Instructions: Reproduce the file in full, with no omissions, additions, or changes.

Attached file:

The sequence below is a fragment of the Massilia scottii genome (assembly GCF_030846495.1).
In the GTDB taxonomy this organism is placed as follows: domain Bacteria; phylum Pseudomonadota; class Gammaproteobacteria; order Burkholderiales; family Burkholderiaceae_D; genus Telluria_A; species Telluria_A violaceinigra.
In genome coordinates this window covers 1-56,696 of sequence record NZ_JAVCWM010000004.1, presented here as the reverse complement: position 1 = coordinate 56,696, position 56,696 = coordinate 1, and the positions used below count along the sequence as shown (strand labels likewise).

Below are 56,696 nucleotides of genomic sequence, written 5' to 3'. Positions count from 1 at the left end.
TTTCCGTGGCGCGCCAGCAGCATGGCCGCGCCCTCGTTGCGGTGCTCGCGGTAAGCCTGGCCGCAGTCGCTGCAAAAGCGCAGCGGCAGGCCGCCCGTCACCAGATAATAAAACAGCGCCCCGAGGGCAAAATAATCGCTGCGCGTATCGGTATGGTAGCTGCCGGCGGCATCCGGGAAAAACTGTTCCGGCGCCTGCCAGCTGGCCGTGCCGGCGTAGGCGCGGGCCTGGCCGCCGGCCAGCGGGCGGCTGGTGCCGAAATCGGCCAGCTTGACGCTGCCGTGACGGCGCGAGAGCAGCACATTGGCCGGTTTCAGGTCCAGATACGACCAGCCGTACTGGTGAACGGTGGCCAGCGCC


The sequence below is a fragment of the Massilia scottii genome (assembly GCF_030846495.1).
In the GTDB taxonomy this organism is placed as follows: domain Bacteria; phylum Pseudomonadota; class Gammaproteobacteria; order Burkholderiales; family Burkholderiaceae_D; genus Telluria_A; species Telluria_A violaceinigra.
In genome coordinates this window covers 1-56,696 of sequence record NZ_JAVCWM010000004.1, presented here as the reverse complement: position 1 = coordinate 56,696, position 56,696 = coordinate 1, and the positions used below count along the sequence as shown (strand labels likewise).

Below are 56,696 nucleotides of genomic sequence, written 5' to 3'. Positions count from 1 at the left end.
TTTCCGTGGCGCGCCAGCAGCATGGCCGCGCCCTCGTTGCGGTGCTCGCGGTAAGCCTGGCCGCAGTCGCTGCAAAAGCGCAGCGGCAGGCCGCCCGTCACCAGATAATAAAACAGCGCCCCGAGGGCAAAATAATCGCTGCGCGTATCGGTATGGTAGCTGCCGGCGGCATCCGGGAAAAACTGTTCCGGCGCCTGCCAGCTGGCCGTGCCGGCGTAGGCGCGGGCCTGGCCGCCGGCCAGCGGGCGGCTGGTGCCGAAATCGGCCAGCTTGACGCTGCCGTGACGGCGCGAGAGCAGCACATTGGCCGGTTTCAGGTCCAGATACGACCAGCCGTACTGGTGAACGGTGGCCAGCGCC